He is not a “one dimensional” doctor, just prescribing medication to control symptoms. He puts the patient’s progress first and looks at all the things that can help. He asks the patient what their “old life” was like, when their medical condition wasn’t getting in their way. He wants to know about your goals, hopes, dreams, relationships and passions— how you experienced them in the past and how they’ve been lost now.
Then he focuses on your strengths, what you can do well, and builds on that. He doesn’t focus on “what is wrong” but “what is right,” in a patient’s life. This is an approach called “Positive Psychiatry.” In this approach the doctor isn’t some authority figure to be followed without question, but he works with you, in a teamwork approach, so the two of you can find a treatment plan that works and the patient is comfortable with.
Your strengths might include: willingness to ask for help, focused on goals, open to learning new thinking, willingness to take action in small steps, relationships, spirituality.
Results happen when the doctor and patient are working well together, namely because the patient feels relaxed and comfortable to open up to the doctor about what is really going on in their life.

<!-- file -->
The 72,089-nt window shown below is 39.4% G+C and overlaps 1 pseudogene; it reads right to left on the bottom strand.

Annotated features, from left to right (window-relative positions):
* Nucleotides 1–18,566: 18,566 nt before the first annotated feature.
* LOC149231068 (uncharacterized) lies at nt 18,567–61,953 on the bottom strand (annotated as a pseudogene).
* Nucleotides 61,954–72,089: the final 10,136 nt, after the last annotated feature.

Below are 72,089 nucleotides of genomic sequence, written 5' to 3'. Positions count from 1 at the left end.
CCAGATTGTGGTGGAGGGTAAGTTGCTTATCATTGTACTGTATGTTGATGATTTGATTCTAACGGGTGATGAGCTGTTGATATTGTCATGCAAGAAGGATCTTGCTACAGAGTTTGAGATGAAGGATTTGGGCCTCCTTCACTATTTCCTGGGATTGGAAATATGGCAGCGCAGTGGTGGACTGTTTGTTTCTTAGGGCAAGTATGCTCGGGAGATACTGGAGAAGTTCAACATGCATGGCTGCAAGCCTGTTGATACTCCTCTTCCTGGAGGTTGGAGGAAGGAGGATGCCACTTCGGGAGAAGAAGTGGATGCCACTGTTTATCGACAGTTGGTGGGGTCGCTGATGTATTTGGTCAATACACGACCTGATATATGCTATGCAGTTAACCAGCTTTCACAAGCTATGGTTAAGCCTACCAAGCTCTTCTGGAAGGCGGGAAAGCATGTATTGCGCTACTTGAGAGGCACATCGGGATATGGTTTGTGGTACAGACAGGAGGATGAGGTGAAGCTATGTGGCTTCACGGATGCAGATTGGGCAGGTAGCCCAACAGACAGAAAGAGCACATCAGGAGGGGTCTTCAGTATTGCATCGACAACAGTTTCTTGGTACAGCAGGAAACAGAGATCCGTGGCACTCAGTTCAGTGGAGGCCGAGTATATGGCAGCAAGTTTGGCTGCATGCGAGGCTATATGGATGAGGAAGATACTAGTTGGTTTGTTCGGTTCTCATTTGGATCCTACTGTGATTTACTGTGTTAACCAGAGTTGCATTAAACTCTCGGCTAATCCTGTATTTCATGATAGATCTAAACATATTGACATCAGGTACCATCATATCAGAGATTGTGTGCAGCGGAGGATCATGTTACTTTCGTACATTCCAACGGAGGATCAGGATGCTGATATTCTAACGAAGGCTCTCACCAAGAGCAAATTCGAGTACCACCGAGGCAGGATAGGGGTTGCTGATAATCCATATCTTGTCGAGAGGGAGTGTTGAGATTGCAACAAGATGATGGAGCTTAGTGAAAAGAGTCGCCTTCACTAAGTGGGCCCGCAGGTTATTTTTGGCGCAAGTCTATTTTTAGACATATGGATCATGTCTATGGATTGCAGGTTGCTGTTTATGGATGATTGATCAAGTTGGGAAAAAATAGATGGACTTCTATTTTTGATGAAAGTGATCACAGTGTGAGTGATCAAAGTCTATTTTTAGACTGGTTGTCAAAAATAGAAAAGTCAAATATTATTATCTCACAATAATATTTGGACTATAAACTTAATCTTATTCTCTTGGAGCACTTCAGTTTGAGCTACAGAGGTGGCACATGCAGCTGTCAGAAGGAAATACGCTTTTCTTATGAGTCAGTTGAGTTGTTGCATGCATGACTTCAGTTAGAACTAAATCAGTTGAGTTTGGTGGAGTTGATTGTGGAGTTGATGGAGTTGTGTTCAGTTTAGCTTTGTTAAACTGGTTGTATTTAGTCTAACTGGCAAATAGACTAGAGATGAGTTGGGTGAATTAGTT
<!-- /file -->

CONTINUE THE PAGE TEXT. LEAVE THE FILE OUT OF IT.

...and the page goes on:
To this end, Dr. Jensen has worked to create an inviting office atmosphere. He has a friendly staff, an office therapy dog who greets people, a waiting area with wildlife photography and coffee. On the business side of things, there is a good billing service that allows Dr. Jensen to accept many insurance plans, so patients don’t have to worry about insurance.
I take most insurance plans, but not Cigna, Medicare or Medicaid.
The diagnosis and treatment of: depression, bipolar affective disorder, “soft bipolar,” depression with mood instability, menopausal depression, premenstrual dysphoric disorder, generalized anxiety, social anxiety, panic disorder, approach anxiety, performance anxiety, public speaking anxiety, panic disorder, driving anxiety, post traumatic stress disorder, obsessive compulsive disorder, attention deficit disorder, traumatic brain injury with effects on mood, chronic fatigue, fibromyalgia, headaches, insomnia, anger management issues, food addiction, binge overeating disorder, alcoholism, pornography addiction, stimulant addiction, marijuana addiction, psychosis, schizophrenia, and autistic spectrum disorders.